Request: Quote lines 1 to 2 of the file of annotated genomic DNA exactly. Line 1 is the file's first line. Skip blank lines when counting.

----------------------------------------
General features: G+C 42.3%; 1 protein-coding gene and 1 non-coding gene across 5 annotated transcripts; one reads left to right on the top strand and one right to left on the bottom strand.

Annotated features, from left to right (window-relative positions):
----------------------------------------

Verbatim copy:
General features: G+C 42.3%; 1 protein-coding gene and 1 non-coding gene across 5 annotated transcripts; one reads left to right on the top strand and one right to left on the bottom strand.

Annotated features, from left to right (window-relative positions):